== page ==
It takes just a few seconds to sign your name.
You probably do it at least once every few days.
You sign a rent check.
You sign a receipt after a meal at a restaurant.
You sign the end of a letter to a friend.
But there are some instances when you should keep a cap on your pen, and save that signature for another day.
That brings us to Initiative 1552.
Don’t sign I-1552.
Backers of the Just Want Privacy campaign would have you believe that their efforts are merely meant as a safety measure, designed to protect women and children from instances of indecent exposure, voyeurism, and sexual assault in public restrooms.
How do they suggest we do this? By rolling back a 2015 ruling that allows transgender men and women to use facilities that align with their gender identity through the extension of anti-discrimination protections.
This is flimsy logic.
Contrary to the claims of supporters that “little girls” are now forced to share gym showers with adult males, there is no law or ruling that gives men pretending to be women the freedom to enter gender-segregated spaces like locker rooms. Meanwhile, actual laws against indecent exposure, voyeurism, and sexual assault remain on the books. Prosecuting those offenders should be the focus of safety efforts. Needlessly stigmatizing the transgender population should not.
For that matter, making members of the transgender community the target for discrimination protects no one, while putting a marginalized group at further risk of bullying, harassment, and even violence.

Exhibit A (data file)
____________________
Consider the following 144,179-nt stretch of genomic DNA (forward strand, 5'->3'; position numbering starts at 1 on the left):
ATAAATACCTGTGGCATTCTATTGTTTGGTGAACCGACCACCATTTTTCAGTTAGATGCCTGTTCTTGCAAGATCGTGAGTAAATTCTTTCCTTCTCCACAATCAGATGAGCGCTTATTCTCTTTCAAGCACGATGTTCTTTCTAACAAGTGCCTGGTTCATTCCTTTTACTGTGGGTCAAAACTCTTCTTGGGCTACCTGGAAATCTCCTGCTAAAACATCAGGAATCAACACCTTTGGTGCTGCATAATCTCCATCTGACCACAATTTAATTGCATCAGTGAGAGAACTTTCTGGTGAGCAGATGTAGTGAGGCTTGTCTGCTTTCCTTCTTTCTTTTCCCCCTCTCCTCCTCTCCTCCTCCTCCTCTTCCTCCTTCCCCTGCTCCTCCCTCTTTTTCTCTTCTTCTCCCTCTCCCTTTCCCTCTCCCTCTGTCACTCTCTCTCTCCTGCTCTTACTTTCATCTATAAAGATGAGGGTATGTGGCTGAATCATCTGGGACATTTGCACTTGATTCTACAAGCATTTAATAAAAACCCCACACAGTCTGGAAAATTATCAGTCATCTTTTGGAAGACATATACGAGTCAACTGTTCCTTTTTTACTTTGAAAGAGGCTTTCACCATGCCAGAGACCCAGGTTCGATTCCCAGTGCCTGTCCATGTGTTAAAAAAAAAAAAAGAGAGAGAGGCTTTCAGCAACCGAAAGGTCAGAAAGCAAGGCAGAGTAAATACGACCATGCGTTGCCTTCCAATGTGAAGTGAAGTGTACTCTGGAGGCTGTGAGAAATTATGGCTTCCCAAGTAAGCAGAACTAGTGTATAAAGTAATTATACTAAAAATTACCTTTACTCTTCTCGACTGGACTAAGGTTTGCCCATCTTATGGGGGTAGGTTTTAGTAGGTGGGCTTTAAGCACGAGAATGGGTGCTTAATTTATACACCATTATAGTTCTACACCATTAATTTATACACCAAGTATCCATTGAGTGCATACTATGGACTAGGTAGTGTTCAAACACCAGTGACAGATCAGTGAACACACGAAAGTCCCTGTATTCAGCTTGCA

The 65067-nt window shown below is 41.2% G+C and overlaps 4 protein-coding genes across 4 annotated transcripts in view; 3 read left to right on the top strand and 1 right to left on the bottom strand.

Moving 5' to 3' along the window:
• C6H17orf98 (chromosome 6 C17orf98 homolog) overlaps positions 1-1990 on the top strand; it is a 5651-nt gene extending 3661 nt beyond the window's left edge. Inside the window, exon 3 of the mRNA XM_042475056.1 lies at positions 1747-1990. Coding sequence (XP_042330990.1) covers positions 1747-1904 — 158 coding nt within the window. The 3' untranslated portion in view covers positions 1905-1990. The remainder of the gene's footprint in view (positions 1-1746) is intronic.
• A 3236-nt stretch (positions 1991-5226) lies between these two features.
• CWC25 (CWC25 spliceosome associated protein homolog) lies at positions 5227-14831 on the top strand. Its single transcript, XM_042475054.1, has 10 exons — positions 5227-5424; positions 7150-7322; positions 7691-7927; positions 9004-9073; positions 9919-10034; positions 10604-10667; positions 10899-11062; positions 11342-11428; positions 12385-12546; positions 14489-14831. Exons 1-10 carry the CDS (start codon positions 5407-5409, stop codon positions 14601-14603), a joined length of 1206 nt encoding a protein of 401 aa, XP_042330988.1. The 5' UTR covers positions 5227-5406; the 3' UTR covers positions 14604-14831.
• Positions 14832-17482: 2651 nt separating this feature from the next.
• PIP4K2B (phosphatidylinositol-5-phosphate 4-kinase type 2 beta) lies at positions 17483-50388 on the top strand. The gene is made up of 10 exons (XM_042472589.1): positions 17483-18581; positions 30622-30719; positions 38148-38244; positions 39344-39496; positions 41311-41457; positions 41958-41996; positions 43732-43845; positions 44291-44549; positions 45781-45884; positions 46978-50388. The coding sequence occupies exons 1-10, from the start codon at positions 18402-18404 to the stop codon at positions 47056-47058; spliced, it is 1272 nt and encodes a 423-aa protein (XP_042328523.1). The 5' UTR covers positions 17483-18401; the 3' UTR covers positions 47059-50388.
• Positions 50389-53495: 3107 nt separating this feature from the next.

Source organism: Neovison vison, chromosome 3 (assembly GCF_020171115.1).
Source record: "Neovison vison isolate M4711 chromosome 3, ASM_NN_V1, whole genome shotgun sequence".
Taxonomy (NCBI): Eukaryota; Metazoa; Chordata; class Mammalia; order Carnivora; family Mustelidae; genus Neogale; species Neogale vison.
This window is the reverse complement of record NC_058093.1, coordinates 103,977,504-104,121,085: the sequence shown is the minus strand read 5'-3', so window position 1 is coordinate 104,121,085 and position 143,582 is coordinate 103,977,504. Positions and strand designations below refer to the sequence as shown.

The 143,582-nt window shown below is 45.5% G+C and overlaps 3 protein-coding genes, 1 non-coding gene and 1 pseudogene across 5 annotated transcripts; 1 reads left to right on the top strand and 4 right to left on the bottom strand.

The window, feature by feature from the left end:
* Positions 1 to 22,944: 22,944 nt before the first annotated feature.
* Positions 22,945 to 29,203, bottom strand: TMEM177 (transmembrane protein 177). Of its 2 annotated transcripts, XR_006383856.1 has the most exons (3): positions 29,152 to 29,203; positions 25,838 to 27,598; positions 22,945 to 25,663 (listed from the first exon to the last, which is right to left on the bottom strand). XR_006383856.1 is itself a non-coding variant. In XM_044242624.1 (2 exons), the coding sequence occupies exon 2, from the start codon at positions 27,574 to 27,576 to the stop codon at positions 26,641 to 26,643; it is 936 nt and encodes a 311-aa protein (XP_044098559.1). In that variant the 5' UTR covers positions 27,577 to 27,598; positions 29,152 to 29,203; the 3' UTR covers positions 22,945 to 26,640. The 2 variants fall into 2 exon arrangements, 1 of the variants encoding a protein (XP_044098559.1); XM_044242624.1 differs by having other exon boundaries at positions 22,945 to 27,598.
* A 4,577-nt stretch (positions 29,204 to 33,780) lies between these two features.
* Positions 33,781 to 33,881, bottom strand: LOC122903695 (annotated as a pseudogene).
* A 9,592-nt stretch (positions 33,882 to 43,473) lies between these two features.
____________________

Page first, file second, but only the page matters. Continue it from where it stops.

Opponents of I-1552 note that managers could essentially force out transgender employees and discourage transgender job applicants by restricting employee locker rooms and restrooms under this measure as well. Sadly, they’re right. Schools would also be caught in the fray, with students enabled to sue their schools for a $5,000 minimum if they encounter someone using a facility that does not align with their birth sex. This would put an onus on schools to ensure that transgender students not use the facilities consistent with their gender identity because of the potential financial and legal ramifications.
Once more, those that “just want privacy” are advocating for a measure that would provide anything but if fully enforced. We can imagine few things more intrusive than someone standing guard at a bathroom door demanding proof that they’re using the facility that matches the sex on their birth certificate. So much for privacy.
Frankly, we can find no good reason for you to waste your personal seal of approval, your signature, on this pointless yet harmful measure.
Reject fear. Reject discrimination.
Decline to sign.